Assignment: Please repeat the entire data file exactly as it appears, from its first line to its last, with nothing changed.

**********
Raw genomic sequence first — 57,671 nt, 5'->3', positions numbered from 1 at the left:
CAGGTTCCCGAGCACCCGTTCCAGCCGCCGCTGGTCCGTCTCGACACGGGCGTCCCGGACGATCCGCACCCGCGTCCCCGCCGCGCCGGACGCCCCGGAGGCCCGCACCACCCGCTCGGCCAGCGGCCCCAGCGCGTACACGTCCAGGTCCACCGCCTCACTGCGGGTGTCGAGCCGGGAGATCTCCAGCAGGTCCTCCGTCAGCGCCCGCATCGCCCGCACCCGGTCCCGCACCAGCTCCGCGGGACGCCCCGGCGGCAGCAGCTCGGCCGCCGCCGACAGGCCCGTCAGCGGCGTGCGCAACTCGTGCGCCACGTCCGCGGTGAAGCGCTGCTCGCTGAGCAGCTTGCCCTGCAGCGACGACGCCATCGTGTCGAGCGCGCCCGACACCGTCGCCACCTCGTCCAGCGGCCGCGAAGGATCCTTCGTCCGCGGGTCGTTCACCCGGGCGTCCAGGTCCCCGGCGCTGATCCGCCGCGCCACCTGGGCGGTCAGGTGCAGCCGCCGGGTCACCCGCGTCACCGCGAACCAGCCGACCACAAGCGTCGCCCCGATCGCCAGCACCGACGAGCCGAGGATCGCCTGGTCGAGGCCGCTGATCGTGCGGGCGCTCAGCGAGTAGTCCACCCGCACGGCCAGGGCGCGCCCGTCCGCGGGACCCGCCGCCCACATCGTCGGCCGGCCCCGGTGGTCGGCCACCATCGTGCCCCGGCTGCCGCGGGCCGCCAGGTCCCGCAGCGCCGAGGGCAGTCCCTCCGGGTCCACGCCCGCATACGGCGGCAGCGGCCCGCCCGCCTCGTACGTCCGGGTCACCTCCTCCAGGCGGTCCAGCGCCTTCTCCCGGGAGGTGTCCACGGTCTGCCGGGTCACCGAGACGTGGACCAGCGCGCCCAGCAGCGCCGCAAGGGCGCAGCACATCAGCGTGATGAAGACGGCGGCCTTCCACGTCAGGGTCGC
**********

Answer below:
Raw genomic sequence first — 57,671 nt, 5'->3', positions numbered from 1 at the left:
CAGGTTCCCGAGCACCCGTTCCAGCCGCCGCTGGTCCGTCTCGACACGGGCGTCCCGGACGATCCGCACCCGCGTCCCCGCCGCGCCGGACGCCCCGGAGGCCCGCACCACCCGCTCGGCCAGCGGCCCCAGCGCGTACACGTCCAGGTCCACCGCCTCACTGCGGGTGTCGAGCCGGGAGATCTCCAGCAGGTCCTCCGTCAGCGCCCGCATCGCCCGCACCCGGTCCCGCACCAGCTCCGCGGGACGCCCCGGCGGCAGCAGCTCGGCCGCCGCCGACAGGCCCGTCAGCGGCGTGCGCAACTCGTGCGCCACGTCCGCGGTGAAGCGCTGCTCGCTGAGCAGCTTGCCCTGCAGCGACGACGCCATCGTGTCGAGCGCGCCCGACACCGTCGCCACCTCGTCCAGCGGCCGCGAAGGATCCTTCGTCCGCGGGTCGTTCACCCGGGCGTCCAGGTCCCCGGCGCTGATCCGCCGCGCCACCTGGGCGGTCAGGTGCAGCCGCCGGGTCACCCGCGTCACCGCGAACCAGCCGACCACAAGCGTCGCCCCGATCGCCAGCACCGACGAGCCGAGGATCGCCTGGTCGAGGCCGCTGATCGTGCGGGCGCTCAGCGAGTAGTCCACCCGCACGGCCAGGGCGCGCCCGTCCGCGGGACCCGCCGCCCACATCGTCGGCCGGCCCCGGTGGTCGGCCACCATCGTGCCCCGGCTGCCGCGGGCCGCCAGGTCCCGCAGCGCCGAGGGCAGTCCCTCCGGGTCCACGCCCGCATACGGCGGCAGCGGCCCGCCCGCCTCGTACGTCCGGGTCACCTCCTCCAGGCGGTCCAGCGCCTTCTCCCGGGAGGTGTCCACGGTCTGCCGGGTCACCGAGACGTGGACCAGCGCGCCCAGCAGCGCCGCAAGGGCGCAGCACATCAGCGTGATGAAGACGGCGGCCTTCCACGTCAGGGTCGC